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Physics - Classical Continuum Physics | Theory of Vibration - Volume II: Discrete and Continuous Systems

Theory of Vibration

Volume II: Discrete and Continuous Systems

Shabana, A.A.

Softcover reprint of the original 1st ed. 1991, XIII, 336 pp. 147 figs.

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  • About this textbook

The aim of this book is to impart a sound understanding, both physical and mathematical, of the fundamentals of the theory of vibration and its applications. It presents in a simple and systematic manner techniques that can be easily applied to the analysis of vibration of mechanical and structural systems. In this book, an attempt has been made to provide the rational development of the methods of vibration from their foundations and develop the techniques in clearly understandable stages. This is the first volume, entitled "An Introduction", intended for an introductory semester course in the theory of vibration. The solution procedures are explained in details easily understandable by students. The second volume, "Discrete and Continuous Systems", is planned for publication in the fall of 1990.

Content Level » Research

Keywords » development - dynamics - finite element method - vibration

Related subjects » Characterization & Evaluation of Materials - Civil Engineering - Classical Continuum Physics - Mechanical Engineering

Table of contents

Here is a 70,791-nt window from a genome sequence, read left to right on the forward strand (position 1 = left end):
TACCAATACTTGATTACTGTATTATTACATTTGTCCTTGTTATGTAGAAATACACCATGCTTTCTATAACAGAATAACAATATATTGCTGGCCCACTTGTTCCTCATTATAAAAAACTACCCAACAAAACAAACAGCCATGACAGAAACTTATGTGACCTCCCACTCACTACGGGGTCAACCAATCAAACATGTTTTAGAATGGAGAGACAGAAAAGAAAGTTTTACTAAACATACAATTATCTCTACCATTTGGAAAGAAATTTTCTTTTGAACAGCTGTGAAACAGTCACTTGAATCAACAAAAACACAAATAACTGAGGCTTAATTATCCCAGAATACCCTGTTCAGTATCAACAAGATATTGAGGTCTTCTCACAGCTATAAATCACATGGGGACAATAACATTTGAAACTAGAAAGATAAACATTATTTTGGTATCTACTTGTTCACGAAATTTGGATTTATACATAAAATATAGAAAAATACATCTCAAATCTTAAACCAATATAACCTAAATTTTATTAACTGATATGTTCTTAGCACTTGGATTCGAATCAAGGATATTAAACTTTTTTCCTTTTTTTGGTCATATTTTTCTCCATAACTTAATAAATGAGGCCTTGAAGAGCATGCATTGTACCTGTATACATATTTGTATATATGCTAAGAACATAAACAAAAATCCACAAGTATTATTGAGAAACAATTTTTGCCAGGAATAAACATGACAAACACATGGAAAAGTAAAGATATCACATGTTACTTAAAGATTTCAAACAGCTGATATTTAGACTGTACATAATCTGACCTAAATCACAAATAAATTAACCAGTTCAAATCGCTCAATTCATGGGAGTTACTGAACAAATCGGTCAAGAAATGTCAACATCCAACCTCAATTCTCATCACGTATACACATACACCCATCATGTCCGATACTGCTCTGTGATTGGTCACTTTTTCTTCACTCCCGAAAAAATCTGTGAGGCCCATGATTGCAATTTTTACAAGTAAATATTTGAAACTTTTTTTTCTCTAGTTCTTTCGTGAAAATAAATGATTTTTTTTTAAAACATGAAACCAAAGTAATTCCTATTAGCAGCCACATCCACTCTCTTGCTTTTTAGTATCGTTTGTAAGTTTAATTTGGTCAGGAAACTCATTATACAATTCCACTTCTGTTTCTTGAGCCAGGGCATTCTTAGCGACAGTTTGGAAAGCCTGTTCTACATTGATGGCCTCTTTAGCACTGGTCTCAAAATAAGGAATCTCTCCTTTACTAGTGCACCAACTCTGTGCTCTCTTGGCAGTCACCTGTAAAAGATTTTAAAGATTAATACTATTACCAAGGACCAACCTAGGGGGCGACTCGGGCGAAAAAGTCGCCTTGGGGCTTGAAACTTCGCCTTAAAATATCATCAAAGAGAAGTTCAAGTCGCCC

1 Introduction.- 1.1 Free Vibration.- 1.2 Logarithmic Decrement.- 1.3 Other Types of Damping.- 1.4 Forced Vibration.- 1.5 Impulse Response.- 1.6 Response to an Arbitrary Forcing Function.- References.- Problems.- 2 Lagrangian Dynamics.- 2.1 Generalized Coordinates.- 2.2 Virtual Work and Generalized Forces.- 2.3 Lagrange’s Equation.- 2.4 Kinetic Energy.- 2.5 Strain Energy.- 2.6 Hamilton’s Principle.- 2.7 Conservation Theorems.- 2.8 Concluding Remarks.- References.- Problems.- 3 Multi-Degree of Freedom Systems.- 3.1 Equations of Motion.- 3.2 Applications.- 3.3 Undamped Free Vibration.- 3.4 Orthogonality of the Mode Shapes.- 3.5 Rigid-Body Modes.- 3.6 Conservation of Energy.- 3.7 Forced Vibration of the Undamped Systems.- 3.8 Viscously Damped Systems.- 3.9 General Viscous Damping.- 3.10 Coordinate Reduction.- 3.11 Matrix-Iteration Methods.- 3.12 Method of Transfer Matrices.- 3.13 Concluding Remarks.- References.- Problems.- 4 Vibration of Continuous Systems.- 4.1 Free Longitudinal Vibrations.- 4.2 Free Torsional Vibrations.- 4.3 Free Transverse Vibrations of Beams.- 4.4 Orthogonality of the Eigenfunctions.- 4.5 Forced Longitudinal and Torsional Vibrations.- 4.6 Forced Transverse Vibrations of Beams.- 4.7 Inhomogeneous Boundary Conditions.- 4.8 Viscoelastic Materials.- 4.9 Application of Lagrange’s Equation.- 4.10 Rayleigh’s Method.- 4.11 Rayleigh-Ritz Method.- 4.12 Galerkin’s Method.- 4.13 Assumed-Modes Method.- References.- Problems.- 5 The Finite-Element Method.- 5.1 Assumed Displacement Field.- 5.2 Comments on the Element Shape Functions.- 5.3 Connectivity Between Elements.- 5.4 Formulation of the Mass Matrix.- 5.5 Formulation of the Stiffness Matrix.- 5.6 Equations of Motion.- 5.7 Convergence of the Finite-Element Solution.- 5.8 Higher-Order Elements.- 5.9 Spatial Elements.- References.- Problems.- Appendix A Linear Algebra.- A.1 Matrices.- A.2 Matrix Operations.- A.3 Vectors.- A.4 Eigenvalue Problem.- References.- Problems.

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